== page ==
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Alternative markets give edge to Florin Court strategy

Alternative markets give edge to Florin Court strategy

By concentrating on exotic and alternative markets, Florin Court Capital Fund has sidestepped overcrowding and correlation to the main trend following commodity trading advisers, offering investors a diversified alternative to the standard systemic macro strategies on offer

Douglas Greenig, Florin Court Capital
Douglas Greenig, Florin Court Capital

Comparing and contrasting commodity trading advisers (CTAs) and their fully systematic programmes can be a struggle for many investors. Douglas Greenig, chief investment officer (CIO) and founder of Florin Court Capital, believes the firm offers something different from typical CTA strategies: a highly diversified systematic macro strategy focused on ‘alternative markets’ as diverse as French electricity, Chinese commodities and Colombian interest rates. The strategy, he says, has low correlation to stocks, bonds and commodities, as well as reduced correlation to and better performance than typical funds offered by CTAs.

The foundation of Greenig’s thinking began at university, where he studied macroeconomics at Princeton and then earned a doctorate in pure mathematics at Berkeley. Here he studied a branch of mathematics known as ‘topology’, sometimes referred to as ‘rubber sheet geometry’, in which one studies the properties of objects under continuous deformations and other transformations. At its most basic, topology is the study of shapes and spaces, looking at what happens if geometric objects are stretched or squeezed but not broken. While this esoteric area is not the usual background for most CTAs, it introduced Greenig to the study of ‘dynamic systems’, the mathematical field dealing with the evolution of complex systems. 

His pursuit of this area led him to his first life-changing decision: rejecting academia in favour of a job at Goldman Sachs. He originally worked as an assistant to Fischer Black, who was best known as one of the authors of the famous Black-Scholes equation, the seminal option-pricing model. 

From that foundation, Greenig eventually ended up, via a few other firms and a range of experiences (including RBS Greenwich Capital, where he ran mortgage and quant trading) to London as a member of the Man AHL team. Indeed, four of the six managers at Florin Court come from this quantitative house, including David Denison, deputy CIO; Antony Vinitsky, both chief operations and risk officer; and Matt Stevenson, head of product management. The only member of the management team without an AHL background is the chief technology officer, Peter Hollobon, and head of trading, Alex Smyth. Hollobon came from Renshaw Bay, where he was a senior developer until 2015 and, before that, CQS. Smyth had worked as a trader at BHDG Systematic Trading.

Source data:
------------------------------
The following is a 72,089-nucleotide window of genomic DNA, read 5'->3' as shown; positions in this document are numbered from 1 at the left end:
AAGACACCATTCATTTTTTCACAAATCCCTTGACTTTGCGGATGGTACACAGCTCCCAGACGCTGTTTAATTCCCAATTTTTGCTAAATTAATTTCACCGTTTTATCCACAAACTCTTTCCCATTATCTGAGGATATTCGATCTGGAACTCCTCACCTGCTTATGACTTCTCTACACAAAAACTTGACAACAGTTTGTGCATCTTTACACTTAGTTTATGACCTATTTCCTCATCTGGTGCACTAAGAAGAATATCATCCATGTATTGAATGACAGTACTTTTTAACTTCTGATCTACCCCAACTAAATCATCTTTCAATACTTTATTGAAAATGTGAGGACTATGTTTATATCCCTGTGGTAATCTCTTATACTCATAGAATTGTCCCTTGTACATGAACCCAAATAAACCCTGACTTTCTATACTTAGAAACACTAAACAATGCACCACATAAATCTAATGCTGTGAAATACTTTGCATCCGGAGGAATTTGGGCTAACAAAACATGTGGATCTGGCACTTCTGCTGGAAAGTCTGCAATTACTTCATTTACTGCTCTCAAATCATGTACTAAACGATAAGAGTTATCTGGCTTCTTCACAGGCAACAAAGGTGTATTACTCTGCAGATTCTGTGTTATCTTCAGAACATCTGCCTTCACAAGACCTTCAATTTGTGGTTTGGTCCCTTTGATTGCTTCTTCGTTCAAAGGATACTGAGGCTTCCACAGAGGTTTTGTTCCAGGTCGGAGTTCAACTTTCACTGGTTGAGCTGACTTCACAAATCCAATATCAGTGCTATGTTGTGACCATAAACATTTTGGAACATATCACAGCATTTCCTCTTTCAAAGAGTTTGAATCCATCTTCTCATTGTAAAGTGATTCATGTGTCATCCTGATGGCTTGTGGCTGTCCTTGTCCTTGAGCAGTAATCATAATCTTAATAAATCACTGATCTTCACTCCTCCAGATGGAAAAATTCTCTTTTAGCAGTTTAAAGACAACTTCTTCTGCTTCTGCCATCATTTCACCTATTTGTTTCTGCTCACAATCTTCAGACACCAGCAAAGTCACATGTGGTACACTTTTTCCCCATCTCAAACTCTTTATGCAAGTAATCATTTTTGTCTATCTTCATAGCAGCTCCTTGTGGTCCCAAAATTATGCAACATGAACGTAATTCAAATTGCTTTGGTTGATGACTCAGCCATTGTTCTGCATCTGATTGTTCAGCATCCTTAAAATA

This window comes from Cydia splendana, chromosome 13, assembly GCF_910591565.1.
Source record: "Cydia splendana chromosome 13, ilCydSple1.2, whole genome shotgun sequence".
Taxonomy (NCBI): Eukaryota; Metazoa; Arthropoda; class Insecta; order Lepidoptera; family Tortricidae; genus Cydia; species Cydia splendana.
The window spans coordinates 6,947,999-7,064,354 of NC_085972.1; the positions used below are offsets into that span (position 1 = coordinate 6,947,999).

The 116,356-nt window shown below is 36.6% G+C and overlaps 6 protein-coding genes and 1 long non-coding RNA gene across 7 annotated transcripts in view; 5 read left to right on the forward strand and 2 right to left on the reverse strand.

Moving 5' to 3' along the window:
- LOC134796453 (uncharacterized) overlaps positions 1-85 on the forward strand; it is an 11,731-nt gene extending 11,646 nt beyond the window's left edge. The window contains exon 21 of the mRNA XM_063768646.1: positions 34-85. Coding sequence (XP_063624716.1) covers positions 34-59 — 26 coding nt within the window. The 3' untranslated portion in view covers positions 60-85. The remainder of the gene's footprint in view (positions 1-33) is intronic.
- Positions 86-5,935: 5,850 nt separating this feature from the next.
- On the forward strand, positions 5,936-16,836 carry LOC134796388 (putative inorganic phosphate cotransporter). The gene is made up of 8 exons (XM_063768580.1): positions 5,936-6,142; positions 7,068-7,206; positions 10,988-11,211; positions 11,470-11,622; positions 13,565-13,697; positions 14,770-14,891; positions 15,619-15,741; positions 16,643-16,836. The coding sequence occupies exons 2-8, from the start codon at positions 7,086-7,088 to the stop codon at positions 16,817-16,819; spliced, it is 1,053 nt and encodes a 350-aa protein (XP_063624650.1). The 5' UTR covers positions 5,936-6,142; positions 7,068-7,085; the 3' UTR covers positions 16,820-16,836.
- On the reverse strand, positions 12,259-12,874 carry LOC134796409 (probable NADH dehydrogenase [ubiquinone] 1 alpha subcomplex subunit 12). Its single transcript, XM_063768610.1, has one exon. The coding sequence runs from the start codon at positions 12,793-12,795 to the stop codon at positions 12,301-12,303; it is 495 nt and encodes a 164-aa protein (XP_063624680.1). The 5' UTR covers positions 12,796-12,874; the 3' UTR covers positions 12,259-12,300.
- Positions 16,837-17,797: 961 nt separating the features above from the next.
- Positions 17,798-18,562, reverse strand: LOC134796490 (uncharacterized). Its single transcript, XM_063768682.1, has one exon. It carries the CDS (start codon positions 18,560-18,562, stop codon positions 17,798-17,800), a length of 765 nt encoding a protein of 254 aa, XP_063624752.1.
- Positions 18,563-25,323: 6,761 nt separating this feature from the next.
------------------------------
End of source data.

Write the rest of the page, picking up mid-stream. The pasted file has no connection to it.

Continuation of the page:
This team runs the Florin Court Capital Programme – a fully systematic macro strategy that concentrates on alternative and complementary markets and spreads. For example, while the vast majority of CTAs will be concentrated in developed market risk exposures in bonds, equity indexes, foreign exchange and commodities such as oil, Florin Court focuses on other, less efficient markets, such as electricity, emerging market interest rate swaps, exotic commodities, cryptocurrencies and developing market cash equities, to name a few of the more than 300 markets traded.

Focusing to stand out

As the CTA sector became more crowded, there were two ways to stand out. One was to try harder and harder to add to sophisticated models, or as Greenig says: “You end up squeezing a rag with water harder and harder to get another drop. Your knuckles turn white. The other approach is to look up and focus on markets where there is more juice. It’s a better approach.”

By looking for less efficient, operationally difficult markets that trend differently and are not used by the big CTAs, Greenig believes he is able to offer investors a diversified product that should perform well regardless of the direction of stocks and bonds as a whole.

The idea for Florin Court’s programme began to germinate when Greenig was still at AHL, one of the first CTAs to exploit an exotics programme. “The basic approach makes sense. Look at greener pastures that are less well picked over,” he explains. While there are other CTAs dedicated to alternative and exotic markets, he says Florin Court has a singular focus on alternative markets.

Fund facts – Florin Court Capital Fund Programme

Launch date: April 1, 2017
Style: diversified systematic macro/algorithmic
Target volatility: 10% a year after fees
Performance: 15.56% (2019); +1.91% year-to-date (July 31, 2020)
Assets under management: $750 million (at August 2020)
Investment manager: Florin Court Capital LLP
Base currency: US dollar
Minimum subscription: from $1 million
Management fee: from 1% per annum
Incentive fee: 20%, subject to high-water mark
Hurdle rate/high-water mark: 3-month T-bill, depending on share class
Liquidity: monthly, 30 days’ notice
Lock-up: depending on share class
Structure: Cayman master/feeder
Fund administrator: Citco
Auditor: KPMG
Prime brokers and custodians: JP Morgan Securities and Merrill Lynch International
Legal: Schulte Roth & Zabel, Maples & Calder

While most CTAs trade in around 100 different futures contracts and forex forwards, Florin Court trades in more than 300 exotic markets that generally have low correlations to each other and to most developed markets. For example, Florin Court’s markets include Chinese rapeseed oil, US electricity, Turkish interest rates and emerging market currencies. The team is constantly looking to add to the list.

“The markets where we trade are amazingly diverse. Then we allocate to maximise that diversification, which Is extremely important. We are exotic market guys. It’s not an add-on; it’s our main goal. We go out and look for markets, specialist commodities and identify markets where there is enough liquidity and are interesting to trade.”

Once a market is identified, the team studies it, including trading challenges. “Vinitsky’s speciality is to overcome operational difficulties in a safe way,” adds Greenig. Keeping costs down is another challenge as, if not controlled, can affect performance.